Biofuels Industry Fighting Rising Tide of Skepticism
Producers of biofuels saw promising signs from Washington earlier this year when President Obama in his inauguration speech tied green energy to economic growth.Congress also agreed to allow the Pentagon to continue to research and test alternative fuels.
But over the past several months, it has beenoil and gas dominating the energy conversation in Washington. Lawmakers are even considering proposals to do away with the renewable fuel standard that mandates that ethanol be blended with gasoline.
The Defense Departmenthas been experimenting with advanced biofuels as a potential drop-in alternative to fossil fuels. Navy and Air Force officials have argued that biofuels could be a hedge against the volatile oil market. This year alone they face nearly $2 billion in unbudgeted fuel bills that will have to be paid with funds from other Pentagon programs. They also fear that instability in the Middle East could one day disrupt oil supplies.
The Pentagon’s adoption of biofuels is critical to the industry’s future, said Hugh C. Welsh, president of DSM North America, a subsidiary of global giant Royal DSM.
“We see the Defense Department as an ally,” Welsh said in an interview. The military, and especially the Navy, he said, have been “pretty forward thinking in alternative energy.”
Although the Pentagon consumes just 1.5 percent of the nation’s fuel, biofuel investors and green-energy advocates have looked upon the military as a catalyst for a massive expansion of alternative fuel production in the United States.
The Defense Department’s biofuels program is expected to remain strictly a research-and-development effort. The Pentagon does not plan to buy commercial-scale quantities of biofuels until their prices are comparable to petroleum products. The Defense Logistics Agency last year procured 450,000 gallons of advanced drop-in biofuels. Over the next three years, the Navy agreed to spend $170 million to support advanced biofuels, with matching amounts from both the Department of Agriculture and the Department of Energy. Under the Defense Production Act, the government is allowed to invest in an industry that it considers important for national security.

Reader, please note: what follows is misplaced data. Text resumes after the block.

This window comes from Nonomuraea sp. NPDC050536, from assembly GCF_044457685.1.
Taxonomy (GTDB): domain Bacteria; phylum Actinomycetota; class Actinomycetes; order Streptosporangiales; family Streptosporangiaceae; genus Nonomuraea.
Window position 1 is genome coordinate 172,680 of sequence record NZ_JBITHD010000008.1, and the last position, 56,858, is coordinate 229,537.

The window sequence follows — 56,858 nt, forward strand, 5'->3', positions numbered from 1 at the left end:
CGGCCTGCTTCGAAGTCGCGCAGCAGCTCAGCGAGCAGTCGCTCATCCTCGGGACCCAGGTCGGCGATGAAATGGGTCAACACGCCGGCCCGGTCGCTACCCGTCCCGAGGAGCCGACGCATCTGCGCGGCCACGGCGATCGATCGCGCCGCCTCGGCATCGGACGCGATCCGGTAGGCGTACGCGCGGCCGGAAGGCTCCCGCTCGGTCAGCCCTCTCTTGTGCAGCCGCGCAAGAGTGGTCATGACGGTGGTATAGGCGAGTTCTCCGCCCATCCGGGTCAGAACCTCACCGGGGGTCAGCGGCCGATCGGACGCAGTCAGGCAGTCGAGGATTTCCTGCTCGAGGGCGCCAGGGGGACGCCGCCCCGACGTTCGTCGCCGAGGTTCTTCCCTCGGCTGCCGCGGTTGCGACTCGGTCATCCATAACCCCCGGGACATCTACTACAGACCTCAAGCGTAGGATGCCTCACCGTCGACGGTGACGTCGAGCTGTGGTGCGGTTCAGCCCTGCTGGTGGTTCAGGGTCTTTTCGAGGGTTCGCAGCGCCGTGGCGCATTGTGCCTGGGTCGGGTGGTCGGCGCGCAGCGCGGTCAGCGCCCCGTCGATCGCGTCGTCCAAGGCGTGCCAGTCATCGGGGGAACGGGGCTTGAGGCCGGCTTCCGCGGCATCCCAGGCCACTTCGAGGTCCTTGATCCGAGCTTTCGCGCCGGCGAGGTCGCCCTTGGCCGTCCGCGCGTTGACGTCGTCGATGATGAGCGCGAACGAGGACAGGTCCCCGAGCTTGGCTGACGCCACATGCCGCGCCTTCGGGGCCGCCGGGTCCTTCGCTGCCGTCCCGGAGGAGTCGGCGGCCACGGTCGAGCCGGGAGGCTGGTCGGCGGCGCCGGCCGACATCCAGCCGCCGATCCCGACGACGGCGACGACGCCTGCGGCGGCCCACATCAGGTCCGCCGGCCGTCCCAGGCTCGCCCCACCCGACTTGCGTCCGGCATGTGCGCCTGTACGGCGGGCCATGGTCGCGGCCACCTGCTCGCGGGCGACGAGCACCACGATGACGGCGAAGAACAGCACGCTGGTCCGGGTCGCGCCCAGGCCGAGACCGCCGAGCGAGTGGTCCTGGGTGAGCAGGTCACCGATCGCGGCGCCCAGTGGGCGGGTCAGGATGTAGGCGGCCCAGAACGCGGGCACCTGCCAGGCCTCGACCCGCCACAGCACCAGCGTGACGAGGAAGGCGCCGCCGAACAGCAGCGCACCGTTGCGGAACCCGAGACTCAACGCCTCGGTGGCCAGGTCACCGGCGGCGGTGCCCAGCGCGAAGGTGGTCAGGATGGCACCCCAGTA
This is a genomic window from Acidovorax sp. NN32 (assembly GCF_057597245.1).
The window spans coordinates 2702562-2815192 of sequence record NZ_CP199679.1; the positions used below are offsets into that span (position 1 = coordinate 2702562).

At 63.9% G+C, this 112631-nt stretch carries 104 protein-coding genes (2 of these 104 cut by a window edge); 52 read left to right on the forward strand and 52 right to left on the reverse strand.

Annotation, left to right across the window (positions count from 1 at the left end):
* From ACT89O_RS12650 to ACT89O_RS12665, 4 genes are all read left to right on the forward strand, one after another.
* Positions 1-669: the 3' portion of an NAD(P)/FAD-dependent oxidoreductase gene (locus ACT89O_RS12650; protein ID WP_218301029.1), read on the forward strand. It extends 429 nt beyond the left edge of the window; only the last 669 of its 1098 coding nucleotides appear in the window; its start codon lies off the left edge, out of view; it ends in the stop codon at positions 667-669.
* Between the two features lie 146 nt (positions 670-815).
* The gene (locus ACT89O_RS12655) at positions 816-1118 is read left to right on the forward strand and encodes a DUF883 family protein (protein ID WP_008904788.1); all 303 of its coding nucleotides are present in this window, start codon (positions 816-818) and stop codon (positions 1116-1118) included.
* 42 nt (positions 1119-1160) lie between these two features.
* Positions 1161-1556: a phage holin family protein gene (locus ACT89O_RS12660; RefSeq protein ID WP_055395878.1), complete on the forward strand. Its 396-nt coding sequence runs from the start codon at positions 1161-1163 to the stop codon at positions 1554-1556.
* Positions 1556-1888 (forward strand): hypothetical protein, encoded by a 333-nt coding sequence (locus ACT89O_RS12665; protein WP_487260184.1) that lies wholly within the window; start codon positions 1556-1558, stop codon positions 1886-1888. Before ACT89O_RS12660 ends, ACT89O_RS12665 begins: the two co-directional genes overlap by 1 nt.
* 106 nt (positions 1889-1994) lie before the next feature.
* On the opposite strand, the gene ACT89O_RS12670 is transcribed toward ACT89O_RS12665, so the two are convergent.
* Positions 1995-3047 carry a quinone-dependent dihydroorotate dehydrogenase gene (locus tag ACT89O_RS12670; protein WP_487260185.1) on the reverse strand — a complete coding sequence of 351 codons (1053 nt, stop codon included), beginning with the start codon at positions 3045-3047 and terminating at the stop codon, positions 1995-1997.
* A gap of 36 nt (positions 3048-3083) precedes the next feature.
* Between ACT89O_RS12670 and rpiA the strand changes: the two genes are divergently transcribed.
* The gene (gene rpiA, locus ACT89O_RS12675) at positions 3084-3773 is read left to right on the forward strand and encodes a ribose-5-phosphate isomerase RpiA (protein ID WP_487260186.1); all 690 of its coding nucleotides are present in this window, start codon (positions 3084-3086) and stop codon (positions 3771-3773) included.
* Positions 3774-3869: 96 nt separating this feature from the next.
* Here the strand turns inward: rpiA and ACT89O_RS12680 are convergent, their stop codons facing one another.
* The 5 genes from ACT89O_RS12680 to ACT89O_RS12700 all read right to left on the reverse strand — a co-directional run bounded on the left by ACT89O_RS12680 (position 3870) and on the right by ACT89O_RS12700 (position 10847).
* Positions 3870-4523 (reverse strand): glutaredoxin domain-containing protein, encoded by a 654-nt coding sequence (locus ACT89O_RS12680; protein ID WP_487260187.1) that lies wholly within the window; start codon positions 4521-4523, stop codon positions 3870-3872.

Republican lawmakers, meanwhile, have challenged the military’s investments in biofuels as unaffordable luxuries in a time of shrinking budgets.
“This has been somewhat frustrating to the industry because of the politics,” Welsh said. He blames the anti-biofuels climate on misinformation about the high cost of alternatives. The Navy’s “green fleet” experiment stirred controversy last year after lawmakers learned the service was paying $26 per gallon of biofuel. Navy Secretary Ray Mabus defended the purchase on grounds that the green fleet is a research project and the military is buying limited quantities of biofuels, which makes them more expensive.
Welsh said the cost trends are moving in favor of biofuels. Current first-generation corn-based ethanol is a dollar cheaper per gallon than gasoline, he said. Manufacturers are now transitioning to second-generation cellulosic ethanol, which will be made from feedstocks that are not in the food supply, such as corn stover, wood chips and elephant grass. “Within a few years, cellulosic ethanol will be the same price as corn ethanol,” Welsh said.